photo credit: Tabia S. Lisenbee-Parker

Omakase Table  image

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Omakase Table




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We’re not ashamed to say we’ve fallen asleep on a few Scorsese movies (and we’ve never gone back to finish The Irishman, sorry Marty). The “more is more” philosophy doesn’t play to short attention spans. But of course, there are always exceptions, and one of them is Omakase Table on the Westside. With a whopping 20 courses—the most among the city's high dollar omakase competitors—this $235 sushi dinner is filled with so many delightful, unexpected surprises that even the easily distractible won't want it to end. The 12-seat omakase counter feels intimate, but the lighting is a little too precise for it to be cozy. Behind the counter is an expert sushi maker who walks through the details of all the dishes, explains Japanese food traditions, and provides a coveted look at his prized collection of vintage sushi knives, which could probably finance a few homes. 

Omakase Table  image

photo credit: Tabia S. Lisenbee-Parker

And after the first few courses hit the table, each on one stunning Japanese ceramic after another, it becomes apparent that chef is just a collector of beautiful treasures. The cool drinkware alone is motivation enough to splurge on the $135 sake pairing. 

But not to be outdone, the meal itself is a journey of fun discoveries—kind of like opening an advent calendar. But uni rice with grilled toro delights in a way that a stale chocolate could never. By the time the nigiri courses arrive, the plot thickens with silky cuts of Japanese-imported akami and kanpachi that nearly dissolves away in your mouth as if defying the laws of matter. At the end of the 20-course experience, it’s hard to pick a clear favorite since the memories of the charred scabbard with pickled plum play back just as fondly as the buttery, pâté-topped striped jack. We just wish we had an extra $235 and stomach reserve to run it all back for the next dinner setting.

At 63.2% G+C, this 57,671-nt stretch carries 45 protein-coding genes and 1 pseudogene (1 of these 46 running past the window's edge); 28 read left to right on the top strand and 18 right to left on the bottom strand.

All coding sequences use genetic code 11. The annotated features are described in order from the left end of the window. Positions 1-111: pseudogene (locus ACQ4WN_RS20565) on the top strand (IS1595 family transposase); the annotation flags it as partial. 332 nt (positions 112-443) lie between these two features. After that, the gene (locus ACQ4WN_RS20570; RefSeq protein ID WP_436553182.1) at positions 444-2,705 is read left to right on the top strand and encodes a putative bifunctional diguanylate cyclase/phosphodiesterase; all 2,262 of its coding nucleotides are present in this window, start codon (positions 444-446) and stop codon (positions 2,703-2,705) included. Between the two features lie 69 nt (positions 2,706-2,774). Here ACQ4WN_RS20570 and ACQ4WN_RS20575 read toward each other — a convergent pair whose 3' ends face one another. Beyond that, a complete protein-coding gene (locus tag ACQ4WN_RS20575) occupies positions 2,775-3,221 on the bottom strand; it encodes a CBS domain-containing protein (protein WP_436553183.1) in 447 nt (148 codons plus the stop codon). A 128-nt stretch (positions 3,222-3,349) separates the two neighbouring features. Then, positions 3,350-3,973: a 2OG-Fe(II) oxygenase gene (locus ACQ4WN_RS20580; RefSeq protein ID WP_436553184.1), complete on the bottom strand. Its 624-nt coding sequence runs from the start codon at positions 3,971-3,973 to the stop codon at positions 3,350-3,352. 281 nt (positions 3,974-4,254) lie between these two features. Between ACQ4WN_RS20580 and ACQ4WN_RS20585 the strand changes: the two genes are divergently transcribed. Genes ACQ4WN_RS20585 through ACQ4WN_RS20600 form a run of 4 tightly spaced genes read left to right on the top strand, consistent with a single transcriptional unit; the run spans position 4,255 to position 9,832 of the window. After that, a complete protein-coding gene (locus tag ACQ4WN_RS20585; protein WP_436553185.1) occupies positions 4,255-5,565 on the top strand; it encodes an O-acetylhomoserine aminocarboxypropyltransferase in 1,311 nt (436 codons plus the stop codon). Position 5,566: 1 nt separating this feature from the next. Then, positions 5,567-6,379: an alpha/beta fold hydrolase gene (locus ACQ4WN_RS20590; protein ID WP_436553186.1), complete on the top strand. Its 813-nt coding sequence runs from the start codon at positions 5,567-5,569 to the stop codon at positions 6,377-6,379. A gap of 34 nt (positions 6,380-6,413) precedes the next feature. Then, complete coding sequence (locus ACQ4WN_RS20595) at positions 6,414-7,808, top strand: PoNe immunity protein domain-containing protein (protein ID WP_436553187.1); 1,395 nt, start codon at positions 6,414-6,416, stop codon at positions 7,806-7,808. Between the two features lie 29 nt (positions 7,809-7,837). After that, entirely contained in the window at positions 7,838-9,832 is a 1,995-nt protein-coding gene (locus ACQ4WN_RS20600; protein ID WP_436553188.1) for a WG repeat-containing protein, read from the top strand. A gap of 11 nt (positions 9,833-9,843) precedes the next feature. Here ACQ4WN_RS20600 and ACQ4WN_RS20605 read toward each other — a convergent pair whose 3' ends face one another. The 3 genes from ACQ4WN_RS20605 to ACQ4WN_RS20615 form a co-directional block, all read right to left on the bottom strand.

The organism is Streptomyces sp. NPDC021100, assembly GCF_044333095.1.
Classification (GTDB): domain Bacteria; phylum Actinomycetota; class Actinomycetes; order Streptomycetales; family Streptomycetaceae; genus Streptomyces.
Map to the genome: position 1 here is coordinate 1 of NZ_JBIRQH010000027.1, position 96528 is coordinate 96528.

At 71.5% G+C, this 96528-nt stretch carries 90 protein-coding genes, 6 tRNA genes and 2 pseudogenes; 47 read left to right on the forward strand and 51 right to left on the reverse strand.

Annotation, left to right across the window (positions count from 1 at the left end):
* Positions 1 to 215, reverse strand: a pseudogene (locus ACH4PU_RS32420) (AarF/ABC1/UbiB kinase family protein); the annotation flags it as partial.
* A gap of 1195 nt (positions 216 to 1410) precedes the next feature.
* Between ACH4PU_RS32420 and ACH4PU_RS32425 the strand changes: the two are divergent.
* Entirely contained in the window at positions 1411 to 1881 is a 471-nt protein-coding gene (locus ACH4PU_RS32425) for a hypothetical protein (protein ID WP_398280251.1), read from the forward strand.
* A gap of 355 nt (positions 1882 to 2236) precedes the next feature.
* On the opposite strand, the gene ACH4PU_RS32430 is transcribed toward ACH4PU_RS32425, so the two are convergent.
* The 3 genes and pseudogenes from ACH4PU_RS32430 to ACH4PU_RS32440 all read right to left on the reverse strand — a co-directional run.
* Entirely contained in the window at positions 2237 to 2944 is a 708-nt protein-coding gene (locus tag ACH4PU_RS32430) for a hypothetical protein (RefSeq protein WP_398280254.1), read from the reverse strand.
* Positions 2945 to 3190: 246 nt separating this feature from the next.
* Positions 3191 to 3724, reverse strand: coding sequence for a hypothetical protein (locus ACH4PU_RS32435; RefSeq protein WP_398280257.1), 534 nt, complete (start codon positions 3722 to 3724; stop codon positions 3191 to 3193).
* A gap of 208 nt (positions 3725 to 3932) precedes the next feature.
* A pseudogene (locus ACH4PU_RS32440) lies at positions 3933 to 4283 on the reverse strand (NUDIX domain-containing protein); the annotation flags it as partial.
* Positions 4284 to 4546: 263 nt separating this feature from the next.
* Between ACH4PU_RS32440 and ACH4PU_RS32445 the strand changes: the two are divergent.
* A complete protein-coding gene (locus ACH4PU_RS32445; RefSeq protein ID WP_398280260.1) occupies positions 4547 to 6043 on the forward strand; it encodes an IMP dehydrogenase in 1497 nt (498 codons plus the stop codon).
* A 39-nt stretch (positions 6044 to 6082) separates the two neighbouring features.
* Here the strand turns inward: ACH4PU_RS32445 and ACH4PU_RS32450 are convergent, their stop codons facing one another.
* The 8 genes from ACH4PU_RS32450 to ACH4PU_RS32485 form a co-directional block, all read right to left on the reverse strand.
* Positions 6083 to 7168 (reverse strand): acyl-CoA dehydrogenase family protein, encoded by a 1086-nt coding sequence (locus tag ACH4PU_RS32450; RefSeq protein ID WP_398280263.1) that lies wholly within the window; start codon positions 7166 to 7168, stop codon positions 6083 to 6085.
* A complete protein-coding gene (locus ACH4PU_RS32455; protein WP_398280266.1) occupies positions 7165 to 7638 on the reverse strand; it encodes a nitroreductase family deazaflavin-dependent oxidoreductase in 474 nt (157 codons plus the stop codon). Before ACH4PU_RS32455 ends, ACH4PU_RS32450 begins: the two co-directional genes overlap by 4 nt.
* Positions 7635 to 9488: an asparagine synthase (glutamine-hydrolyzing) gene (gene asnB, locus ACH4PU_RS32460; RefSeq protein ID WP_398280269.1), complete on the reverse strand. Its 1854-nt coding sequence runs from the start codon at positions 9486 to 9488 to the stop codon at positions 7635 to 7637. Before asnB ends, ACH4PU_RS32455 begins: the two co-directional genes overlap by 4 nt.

Food Rundown

Yuzu Old Fashioned

When Omakase Table first opened, they were BYOB. While we’re sad to see that cost-savings opportunity go (now there’s a $100 corkage fee), we welcome their list of craft cocktails like this Old Fashioned made with a charred orange peel, black pepper notes, and a yuzu liqueur that works as a gently sweet cushion to balance the heavy pour of Japanese whisky.

Omakase Table  image

photo credit: Tabia S. Lisenbee-Parker


The 20-course meal starts with a complimentary spoon of caviar and sparkling wine to set the mood for your expensive sushi dinner. The next courses sort of spin you around, but in a good way. There are roughly six early plates—which may include some sweet and pickley, earthy and metallic, and salty and acidic seafood dishes—that make you forget the true stars are supposed to be the nigiri. Yet, with some of the silkiest cuts of fish (like toro and kanpachi flown straight fresh from Japan), the competition for the favorite bite of the night will heat up until the very last course.

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